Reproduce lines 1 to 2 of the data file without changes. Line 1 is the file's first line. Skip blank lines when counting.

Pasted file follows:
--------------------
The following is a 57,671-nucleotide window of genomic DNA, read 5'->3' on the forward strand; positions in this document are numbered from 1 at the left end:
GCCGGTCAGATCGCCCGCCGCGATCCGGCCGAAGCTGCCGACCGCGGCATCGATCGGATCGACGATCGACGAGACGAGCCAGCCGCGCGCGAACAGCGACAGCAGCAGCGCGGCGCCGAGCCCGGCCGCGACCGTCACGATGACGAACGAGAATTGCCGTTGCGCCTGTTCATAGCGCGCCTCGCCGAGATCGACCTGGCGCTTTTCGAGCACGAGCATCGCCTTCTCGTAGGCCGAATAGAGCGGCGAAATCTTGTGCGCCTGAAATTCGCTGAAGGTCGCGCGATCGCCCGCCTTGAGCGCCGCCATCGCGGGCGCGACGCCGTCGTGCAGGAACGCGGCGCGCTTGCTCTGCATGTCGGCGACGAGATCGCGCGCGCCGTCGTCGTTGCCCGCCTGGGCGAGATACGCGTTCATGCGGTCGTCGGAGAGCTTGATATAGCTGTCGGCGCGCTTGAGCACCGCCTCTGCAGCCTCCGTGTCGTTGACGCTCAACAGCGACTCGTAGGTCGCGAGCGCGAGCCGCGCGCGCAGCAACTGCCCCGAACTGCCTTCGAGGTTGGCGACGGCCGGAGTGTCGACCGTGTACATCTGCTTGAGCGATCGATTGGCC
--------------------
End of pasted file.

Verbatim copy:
The following is a 57,671-nucleotide window of genomic DNA, read 5'->3' on the forward strand; positions in this document are numbered from 1 at the left end:
GCCGGTCAGATCGCCCGCCGCGATCCGGCCGAAGCTGCCGACCGCGGCATCGATCGGATCGACGATCGACGAGACGAGCCAGCCGCGCGCGAACAGCGACAGCAGCAGCGCGGCGCCGAGCCCGGCCGCGACCGTCACGATGACGAACGAGAATTGCCGTTGCGCCTGTTCATAGCGCGCCTCGCCGAGATCGACCTGGCGCTTTTCGAGCACGAGCATCGCCTTCTCGTAGGCCGAATAGAGCGGCGAAATCTTGTGCGCCTGAAATTCGCTGAAGGTCGCGCGATCGCCCGCCTTGAGCGCCGCCATCGCGGGCGCGACGCCGTCGTGCAGGAACGCGGCGCGCTTGCTCTGCATGTCGGCGACGAGATCGCGCGCGCCGTCGTCGTTGCCCGCCTGGGCGAGATACGCGTTCATGCGGTCGTCGGAGAGCTTGATATAGCTGTCGGCGCGCTTGAGCACCGCCTCTGCAGCCTCCGTGTCGTTGACGCTCAACAGCGACTCGTAGGTCGCGAGCGCGAGCCGCGCGCGCAGCAACTGCCCCGAACTGCCTTCGAGGTTGGCGACGGCCGGAGTGTCGACCGTGTACATCTGCTTGAGCGATCGATTGGCC